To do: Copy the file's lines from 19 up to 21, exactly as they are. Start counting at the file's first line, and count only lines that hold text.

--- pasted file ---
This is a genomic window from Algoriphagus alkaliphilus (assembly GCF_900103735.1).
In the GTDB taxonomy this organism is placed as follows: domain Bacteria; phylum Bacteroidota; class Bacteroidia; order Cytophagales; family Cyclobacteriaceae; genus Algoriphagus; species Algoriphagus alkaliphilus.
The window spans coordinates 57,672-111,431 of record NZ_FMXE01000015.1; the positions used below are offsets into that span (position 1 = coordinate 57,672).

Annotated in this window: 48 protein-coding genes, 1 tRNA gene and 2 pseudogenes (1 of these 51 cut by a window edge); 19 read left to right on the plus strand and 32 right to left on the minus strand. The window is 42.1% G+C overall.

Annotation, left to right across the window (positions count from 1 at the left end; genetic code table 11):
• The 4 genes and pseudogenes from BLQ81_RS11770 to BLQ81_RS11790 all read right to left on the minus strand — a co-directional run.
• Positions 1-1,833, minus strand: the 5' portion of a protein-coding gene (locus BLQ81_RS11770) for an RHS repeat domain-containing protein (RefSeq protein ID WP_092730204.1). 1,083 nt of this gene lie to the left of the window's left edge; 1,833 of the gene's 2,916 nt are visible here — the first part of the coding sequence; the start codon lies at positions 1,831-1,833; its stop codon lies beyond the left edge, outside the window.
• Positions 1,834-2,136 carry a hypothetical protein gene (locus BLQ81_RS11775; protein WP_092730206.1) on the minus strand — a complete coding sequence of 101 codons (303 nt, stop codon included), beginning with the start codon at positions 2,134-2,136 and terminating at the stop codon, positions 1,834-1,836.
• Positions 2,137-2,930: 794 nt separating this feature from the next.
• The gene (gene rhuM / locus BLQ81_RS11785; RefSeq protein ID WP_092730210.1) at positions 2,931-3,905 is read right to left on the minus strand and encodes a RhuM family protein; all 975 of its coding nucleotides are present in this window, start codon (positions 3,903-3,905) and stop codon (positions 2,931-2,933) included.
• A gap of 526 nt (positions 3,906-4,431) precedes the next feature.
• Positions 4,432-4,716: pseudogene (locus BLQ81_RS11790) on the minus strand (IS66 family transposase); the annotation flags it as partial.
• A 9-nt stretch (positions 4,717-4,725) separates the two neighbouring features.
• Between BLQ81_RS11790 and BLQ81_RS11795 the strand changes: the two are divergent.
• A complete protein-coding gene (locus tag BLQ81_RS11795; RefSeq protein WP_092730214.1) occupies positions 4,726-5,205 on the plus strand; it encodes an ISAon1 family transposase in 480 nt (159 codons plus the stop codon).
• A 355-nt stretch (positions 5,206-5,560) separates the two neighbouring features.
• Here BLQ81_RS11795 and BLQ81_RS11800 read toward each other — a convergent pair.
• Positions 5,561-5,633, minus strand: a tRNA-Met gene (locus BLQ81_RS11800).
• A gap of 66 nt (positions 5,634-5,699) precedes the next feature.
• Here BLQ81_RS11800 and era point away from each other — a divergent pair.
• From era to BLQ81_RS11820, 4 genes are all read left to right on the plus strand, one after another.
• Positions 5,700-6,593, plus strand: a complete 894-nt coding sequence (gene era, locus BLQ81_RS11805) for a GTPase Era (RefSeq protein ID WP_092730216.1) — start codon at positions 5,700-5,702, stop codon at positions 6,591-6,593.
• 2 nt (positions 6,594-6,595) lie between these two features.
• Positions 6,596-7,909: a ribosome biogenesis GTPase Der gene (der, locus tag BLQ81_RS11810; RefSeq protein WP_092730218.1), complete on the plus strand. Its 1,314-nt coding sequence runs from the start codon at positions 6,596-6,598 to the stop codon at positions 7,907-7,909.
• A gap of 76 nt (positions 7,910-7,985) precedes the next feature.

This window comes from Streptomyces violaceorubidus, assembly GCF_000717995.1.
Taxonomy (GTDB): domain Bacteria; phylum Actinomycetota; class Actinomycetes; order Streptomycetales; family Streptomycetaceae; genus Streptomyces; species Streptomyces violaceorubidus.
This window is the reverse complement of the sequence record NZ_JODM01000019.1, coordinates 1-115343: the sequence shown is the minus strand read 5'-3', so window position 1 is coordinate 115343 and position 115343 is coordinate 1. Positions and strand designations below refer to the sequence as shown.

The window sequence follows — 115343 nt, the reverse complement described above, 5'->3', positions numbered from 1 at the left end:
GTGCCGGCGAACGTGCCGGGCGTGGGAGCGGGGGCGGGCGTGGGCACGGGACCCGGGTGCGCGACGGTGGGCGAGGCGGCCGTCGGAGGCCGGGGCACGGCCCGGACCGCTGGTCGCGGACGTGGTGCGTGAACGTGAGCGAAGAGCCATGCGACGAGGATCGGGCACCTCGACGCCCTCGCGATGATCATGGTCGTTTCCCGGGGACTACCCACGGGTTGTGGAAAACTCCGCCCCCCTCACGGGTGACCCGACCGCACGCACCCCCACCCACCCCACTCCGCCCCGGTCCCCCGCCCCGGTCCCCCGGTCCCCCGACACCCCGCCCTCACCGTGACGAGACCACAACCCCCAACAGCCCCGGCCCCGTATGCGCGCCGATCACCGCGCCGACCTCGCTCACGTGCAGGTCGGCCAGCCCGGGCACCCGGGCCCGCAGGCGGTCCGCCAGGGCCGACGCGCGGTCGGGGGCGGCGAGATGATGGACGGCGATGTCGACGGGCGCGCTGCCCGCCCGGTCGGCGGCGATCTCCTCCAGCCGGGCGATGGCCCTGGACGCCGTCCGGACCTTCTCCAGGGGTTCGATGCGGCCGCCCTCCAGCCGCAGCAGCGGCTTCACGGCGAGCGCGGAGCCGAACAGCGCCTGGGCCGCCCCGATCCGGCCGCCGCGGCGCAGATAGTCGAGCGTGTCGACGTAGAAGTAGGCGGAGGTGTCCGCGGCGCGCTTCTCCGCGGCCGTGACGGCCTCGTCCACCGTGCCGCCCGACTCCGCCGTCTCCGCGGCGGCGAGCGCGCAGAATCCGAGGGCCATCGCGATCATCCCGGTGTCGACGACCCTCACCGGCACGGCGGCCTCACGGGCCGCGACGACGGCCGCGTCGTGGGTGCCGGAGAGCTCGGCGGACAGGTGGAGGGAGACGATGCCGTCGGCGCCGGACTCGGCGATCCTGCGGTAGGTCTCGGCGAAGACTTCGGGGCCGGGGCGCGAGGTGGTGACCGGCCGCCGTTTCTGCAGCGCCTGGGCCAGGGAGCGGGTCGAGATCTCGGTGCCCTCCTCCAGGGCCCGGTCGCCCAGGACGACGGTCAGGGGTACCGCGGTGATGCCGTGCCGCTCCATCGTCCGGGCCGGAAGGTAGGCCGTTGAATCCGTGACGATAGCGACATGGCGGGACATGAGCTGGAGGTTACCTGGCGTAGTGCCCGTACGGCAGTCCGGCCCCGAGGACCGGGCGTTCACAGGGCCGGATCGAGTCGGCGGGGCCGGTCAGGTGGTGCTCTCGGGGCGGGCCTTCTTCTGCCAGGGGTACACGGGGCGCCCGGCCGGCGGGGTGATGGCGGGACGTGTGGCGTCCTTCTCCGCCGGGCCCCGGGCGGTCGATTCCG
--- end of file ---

• A gap of 66 nt (positions 5,634-5,699) precedes the next feature.
• Here BLQ81_RS11800 and era point away from each other — a divergent pair.
• From era to BLQ81_RS11820, 4 genes are all read left to right on the plus strand, one after another.